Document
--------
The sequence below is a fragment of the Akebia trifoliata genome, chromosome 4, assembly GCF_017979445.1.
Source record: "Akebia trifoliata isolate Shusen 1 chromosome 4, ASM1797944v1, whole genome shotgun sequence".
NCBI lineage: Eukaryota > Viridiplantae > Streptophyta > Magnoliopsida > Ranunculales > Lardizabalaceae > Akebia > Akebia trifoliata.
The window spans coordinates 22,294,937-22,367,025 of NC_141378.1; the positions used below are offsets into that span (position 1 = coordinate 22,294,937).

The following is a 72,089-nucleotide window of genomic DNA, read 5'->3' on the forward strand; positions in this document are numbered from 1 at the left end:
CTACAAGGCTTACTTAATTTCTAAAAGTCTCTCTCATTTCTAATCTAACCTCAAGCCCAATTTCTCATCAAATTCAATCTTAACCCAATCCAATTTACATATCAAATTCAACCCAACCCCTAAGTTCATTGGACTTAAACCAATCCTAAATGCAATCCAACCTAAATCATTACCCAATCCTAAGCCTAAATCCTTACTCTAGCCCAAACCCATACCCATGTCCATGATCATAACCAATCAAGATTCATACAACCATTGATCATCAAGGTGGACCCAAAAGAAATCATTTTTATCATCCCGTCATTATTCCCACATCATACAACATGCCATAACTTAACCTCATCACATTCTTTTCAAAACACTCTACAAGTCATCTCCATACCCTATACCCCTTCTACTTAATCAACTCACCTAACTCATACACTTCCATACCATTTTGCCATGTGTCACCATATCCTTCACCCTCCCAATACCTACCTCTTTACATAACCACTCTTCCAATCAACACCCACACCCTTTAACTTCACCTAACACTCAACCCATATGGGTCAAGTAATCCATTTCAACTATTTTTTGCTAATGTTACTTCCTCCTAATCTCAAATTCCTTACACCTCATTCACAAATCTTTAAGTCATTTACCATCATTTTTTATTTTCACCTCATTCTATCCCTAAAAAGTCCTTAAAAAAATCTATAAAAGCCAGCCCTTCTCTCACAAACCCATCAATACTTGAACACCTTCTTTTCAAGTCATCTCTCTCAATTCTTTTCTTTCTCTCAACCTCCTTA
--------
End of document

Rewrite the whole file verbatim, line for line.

The sequence below is a fragment of the Akebia trifoliata genome, chromosome 4, assembly GCF_017979445.1.
Source record: "Akebia trifoliata isolate Shusen 1 chromosome 4, ASM1797944v1, whole genome shotgun sequence".
NCBI lineage: Eukaryota > Viridiplantae > Streptophyta > Magnoliopsida > Ranunculales > Lardizabalaceae > Akebia > Akebia trifoliata.
The window spans coordinates 22,294,937-22,367,025 of NC_141378.1; the positions used below are offsets into that span (position 1 = coordinate 22,294,937).

The following is a 72,089-nucleotide window of genomic DNA, read 5'->3' on the forward strand; positions in this document are numbered from 1 at the left end:
CTACAAGGCTTACTTAATTTCTAAAAGTCTCTCTCATTTCTAATCTAACCTCAAGCCCAATTTCTCATCAAATTCAATCTTAACCCAATCCAATTTACATATCAAATTCAACCCAACCCCTAAGTTCATTGGACTTAAACCAATCCTAAATGCAATCCAACCTAAATCATTACCCAATCCTAAGCCTAAATCCTTACTCTAGCCCAAACCCATACCCATGTCCATGATCATAACCAATCAAGATTCATACAACCATTGATCATCAAGGTGGACCCAAAAGAAATCATTTTTATCATCCCGTCATTATTCCCACATCATACAACATGCCATAACTTAACCTCATCACATTCTTTTCAAAACACTCTACAAGTCATCTCCATACCCTATACCCCTTCTACTTAATCAACTCACCTAACTCATACACTTCCATACCATTTTGCCATGTGTCACCATATCCTTCACCCTCCCAATACCTACCTCTTTACATAACCACTCTTCCAATCAACACCCACACCCTTTAACTTCACCTAACACTCAACCCATATGGGTCAAGTAATCCATTTCAACTATTTTTTGCTAATGTTACTTCCTCCTAATCTCAAATTCCTTACACCTCATTCACAAATCTTTAAGTCATTTACCATCATTTTTTATTTTCACCTCATTCTATCCCTAAAAAGTCCTTAAAAAAATCTATAAAAGCCAGCCCTTCTCTCACAAACCCATCAATACTTGAACACCTTCTTTTCAAGTCATCTCTCTCAATTCTTTTCTTTCTCTCAACCTCCTTA